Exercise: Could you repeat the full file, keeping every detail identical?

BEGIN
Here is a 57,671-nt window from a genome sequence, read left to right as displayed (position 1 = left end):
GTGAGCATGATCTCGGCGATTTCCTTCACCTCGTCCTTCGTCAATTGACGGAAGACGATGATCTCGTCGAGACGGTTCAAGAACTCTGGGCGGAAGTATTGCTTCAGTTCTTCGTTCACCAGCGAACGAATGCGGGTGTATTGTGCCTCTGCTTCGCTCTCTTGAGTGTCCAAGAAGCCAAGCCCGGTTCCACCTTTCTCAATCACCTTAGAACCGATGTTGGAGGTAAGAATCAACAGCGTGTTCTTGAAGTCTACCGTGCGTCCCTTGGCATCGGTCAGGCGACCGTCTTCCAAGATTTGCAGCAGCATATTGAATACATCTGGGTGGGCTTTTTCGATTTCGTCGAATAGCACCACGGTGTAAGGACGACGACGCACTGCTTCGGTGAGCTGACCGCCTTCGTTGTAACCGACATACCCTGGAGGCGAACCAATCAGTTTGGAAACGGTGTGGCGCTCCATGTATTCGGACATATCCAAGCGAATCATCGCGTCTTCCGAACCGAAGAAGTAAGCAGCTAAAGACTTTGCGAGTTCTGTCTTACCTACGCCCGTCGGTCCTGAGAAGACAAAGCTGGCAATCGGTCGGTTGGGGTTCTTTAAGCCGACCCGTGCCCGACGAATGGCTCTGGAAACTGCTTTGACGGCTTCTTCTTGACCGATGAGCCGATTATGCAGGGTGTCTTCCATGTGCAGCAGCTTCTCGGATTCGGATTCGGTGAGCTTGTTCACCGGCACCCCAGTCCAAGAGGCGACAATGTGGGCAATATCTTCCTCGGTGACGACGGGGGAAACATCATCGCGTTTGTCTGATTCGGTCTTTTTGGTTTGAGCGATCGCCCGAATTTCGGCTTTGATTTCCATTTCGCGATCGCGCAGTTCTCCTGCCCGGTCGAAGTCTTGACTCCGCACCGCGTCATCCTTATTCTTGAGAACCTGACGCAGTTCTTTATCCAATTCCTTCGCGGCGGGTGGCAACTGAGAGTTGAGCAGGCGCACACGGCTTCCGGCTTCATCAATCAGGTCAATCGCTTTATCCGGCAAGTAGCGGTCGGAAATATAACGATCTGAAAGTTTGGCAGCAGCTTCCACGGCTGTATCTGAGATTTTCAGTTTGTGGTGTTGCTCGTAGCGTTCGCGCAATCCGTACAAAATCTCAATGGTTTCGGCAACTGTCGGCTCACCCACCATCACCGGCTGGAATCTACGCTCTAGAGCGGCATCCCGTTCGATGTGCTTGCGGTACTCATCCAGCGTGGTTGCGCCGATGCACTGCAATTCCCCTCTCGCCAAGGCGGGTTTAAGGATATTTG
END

Here is a 57,671-nt window from a genome sequence, read left to right as displayed (position 1 = left end):
GTGAGCATGATCTCGGCGATTTCCTTCACCTCGTCCTTCGTCAATTGACGGAAGACGATGATCTCGTCGAGACGGTTCAAGAACTCTGGGCGGAAGTATTGCTTCAGTTCTTCGTTCACCAGCGAACGAATGCGGGTGTATTGTGCCTCTGCTTCGCTCTCTTGAGTGTCCAAGAAGCCAAGCCCGGTTCCACCTTTCTCAATCACCTTAGAACCGATGTTGGAGGTAAGAATCAACAGCGTGTTCTTGAAGTCTACCGTGCGTCCCTTGGCATCGGTCAGGCGACCGTCTTCCAAGATTTGCAGCAGCATATTGAATACATCTGGGTGGGCTTTTTCGATTTCGTCGAATAGCACCACGGTGTAAGGACGACGACGCACTGCTTCGGTGAGCTGACCGCCTTCGTTGTAACCGACATACCCTGGAGGCGAACCAATCAGTTTGGAAACGGTGTGGCGCTCCATGTATTCGGACATATCCAAGCGAATCATCGCGTCTTCCGAACCGAAGAAGTAAGCAGCTAAAGACTTTGCGAGTTCTGTCTTACCTACGCCCGTCGGTCCTGAGAAGACAAAGCTGGCAATCGGTCGGTTGGGGTTCTTTAAGCCGACCCGTGCCCGACGAATGGCTCTGGAAACTGCTTTGACGGCTTCTTCTTGACCGATGAGCCGATTATGCAGGGTGTCTTCCATGTGCAGCAGCTTCTCGGATTCGGATTCGGTGAGCTTGTTCACCGGCACCCCAGTCCAAGAGGCGACAATGTGGGCAATATCTTCCTCGGTGACGACGGGGGAAACATCATCGCGTTTGTCTGATTCGGTCTTTTTGGTTTGAGCGATCGCCCGAATTTCGGCTTTGATTTCCATTTCGCGATCGCGCAGTTCTCCTGCCCGGTCGAAGTCTTGACTCCGCACCGCGTCATCCTTATTCTTGAGAACCTGACGCAGTTCTTTATCCAATTCCTTCGCGGCGGGTGGCAACTGAGAGTTGAGCAGGCGCACACGGCTTCCGGCTTCATCAATCAGGTCAATCGCTTTATCCGGCAAGTAGCGGTCGGAAATATAACGATCTGAAAGTTTGGCAGCAGCTTCCACGGCTGTATCTGAGATTTTCAGTTTGTGGTGTTGCTCGTAGCGTTCGCGCAATCCGTACAAAATCTCAATGGTTTCGGCAACTGTCGGCTCACCCACCATCACCGGCTGGAATCTACGCTCTAGAGCGGCATCCCGTTCGATGTGCTTGCGGTACTCATCCAGCGTGGTTGCGCCGATGCACTGCAATTCCCCTCTCGCCAAGGCGGGTTTAAGGATATTTG